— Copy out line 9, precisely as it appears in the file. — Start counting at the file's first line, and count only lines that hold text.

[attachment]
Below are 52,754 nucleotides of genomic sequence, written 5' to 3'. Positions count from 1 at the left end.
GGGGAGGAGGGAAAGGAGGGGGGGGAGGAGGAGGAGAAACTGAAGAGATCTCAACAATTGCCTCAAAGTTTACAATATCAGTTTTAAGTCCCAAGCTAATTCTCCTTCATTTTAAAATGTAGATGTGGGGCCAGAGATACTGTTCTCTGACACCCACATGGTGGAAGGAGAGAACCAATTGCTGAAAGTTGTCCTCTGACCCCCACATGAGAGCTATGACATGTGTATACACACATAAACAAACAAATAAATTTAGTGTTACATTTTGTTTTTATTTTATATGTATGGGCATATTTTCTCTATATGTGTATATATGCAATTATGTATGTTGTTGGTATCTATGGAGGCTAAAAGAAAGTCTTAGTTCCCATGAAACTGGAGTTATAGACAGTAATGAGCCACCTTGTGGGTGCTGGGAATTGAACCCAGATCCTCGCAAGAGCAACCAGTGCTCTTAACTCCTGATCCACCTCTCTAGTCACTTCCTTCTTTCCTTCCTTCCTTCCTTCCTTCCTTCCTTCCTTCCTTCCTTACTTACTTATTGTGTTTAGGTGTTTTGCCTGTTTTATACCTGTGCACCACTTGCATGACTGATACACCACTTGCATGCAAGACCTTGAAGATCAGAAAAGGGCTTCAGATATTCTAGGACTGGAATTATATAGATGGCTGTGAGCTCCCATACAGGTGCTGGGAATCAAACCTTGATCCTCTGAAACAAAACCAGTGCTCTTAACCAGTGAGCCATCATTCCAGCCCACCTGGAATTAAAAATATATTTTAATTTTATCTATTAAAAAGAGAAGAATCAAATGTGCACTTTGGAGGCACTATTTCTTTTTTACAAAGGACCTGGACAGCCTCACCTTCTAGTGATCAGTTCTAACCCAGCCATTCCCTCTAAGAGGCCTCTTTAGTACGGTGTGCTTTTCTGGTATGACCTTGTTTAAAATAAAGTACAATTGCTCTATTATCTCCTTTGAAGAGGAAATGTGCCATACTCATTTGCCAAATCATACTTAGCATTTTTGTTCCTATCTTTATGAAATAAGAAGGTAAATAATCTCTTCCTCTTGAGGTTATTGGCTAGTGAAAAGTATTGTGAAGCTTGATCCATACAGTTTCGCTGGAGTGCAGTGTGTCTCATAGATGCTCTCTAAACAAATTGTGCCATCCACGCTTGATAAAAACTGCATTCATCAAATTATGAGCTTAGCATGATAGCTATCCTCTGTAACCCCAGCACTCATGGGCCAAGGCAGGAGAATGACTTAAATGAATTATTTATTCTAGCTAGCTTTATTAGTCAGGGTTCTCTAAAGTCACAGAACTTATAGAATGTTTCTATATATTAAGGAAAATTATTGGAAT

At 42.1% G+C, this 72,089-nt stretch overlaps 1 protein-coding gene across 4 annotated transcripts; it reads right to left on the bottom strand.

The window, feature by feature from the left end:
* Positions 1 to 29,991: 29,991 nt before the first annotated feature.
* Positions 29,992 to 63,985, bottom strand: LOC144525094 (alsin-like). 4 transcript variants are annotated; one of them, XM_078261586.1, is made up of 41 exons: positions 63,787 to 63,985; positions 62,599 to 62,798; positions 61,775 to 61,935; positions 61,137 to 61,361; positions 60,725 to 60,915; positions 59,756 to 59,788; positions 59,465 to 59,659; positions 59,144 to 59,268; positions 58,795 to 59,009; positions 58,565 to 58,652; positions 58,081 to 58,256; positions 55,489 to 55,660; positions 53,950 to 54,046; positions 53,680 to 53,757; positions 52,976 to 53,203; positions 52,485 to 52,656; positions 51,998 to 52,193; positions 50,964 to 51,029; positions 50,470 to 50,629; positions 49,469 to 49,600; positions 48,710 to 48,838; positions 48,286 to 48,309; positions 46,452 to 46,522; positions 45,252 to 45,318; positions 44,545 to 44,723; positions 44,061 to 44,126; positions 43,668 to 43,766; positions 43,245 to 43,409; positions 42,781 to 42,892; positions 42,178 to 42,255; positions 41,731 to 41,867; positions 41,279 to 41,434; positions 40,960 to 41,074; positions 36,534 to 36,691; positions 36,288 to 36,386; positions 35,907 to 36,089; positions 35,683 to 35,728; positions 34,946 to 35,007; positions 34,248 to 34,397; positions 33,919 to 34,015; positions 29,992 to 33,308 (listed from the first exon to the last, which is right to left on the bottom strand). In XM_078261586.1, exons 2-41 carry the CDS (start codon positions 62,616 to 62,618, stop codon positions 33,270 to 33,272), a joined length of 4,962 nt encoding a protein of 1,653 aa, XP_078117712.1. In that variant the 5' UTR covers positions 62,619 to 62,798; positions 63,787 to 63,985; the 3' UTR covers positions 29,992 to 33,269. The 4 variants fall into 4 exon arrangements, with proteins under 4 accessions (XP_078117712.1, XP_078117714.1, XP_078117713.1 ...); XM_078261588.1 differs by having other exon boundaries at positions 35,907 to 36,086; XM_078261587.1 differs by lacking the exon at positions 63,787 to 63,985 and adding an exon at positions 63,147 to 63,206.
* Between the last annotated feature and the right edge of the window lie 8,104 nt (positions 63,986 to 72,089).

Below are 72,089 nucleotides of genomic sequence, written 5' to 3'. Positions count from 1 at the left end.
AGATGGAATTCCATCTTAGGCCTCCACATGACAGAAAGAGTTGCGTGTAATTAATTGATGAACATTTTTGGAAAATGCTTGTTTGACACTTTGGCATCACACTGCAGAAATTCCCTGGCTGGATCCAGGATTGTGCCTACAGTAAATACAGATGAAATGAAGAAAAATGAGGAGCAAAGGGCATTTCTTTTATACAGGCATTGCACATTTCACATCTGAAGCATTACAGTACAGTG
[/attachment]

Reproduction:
AGATGGAATTCCATCTTAGGCCTCCACATGACAGAAAGAGTTGCGTGTAATTAATTGATGAACATTTTTGGAAAATGCTTGTTTGACACTTTGGCATCACACTGCAGAAATTCCCTGGCTGGATCCAGGATTGTGCCTACAGTAAATACAGATGAAATGAAGAAAAATGAGGAGCAAAGGGCATTTCTTTTATACAGGCATTGCACATTTCACATCTGAAGCATTACAGTACAGTG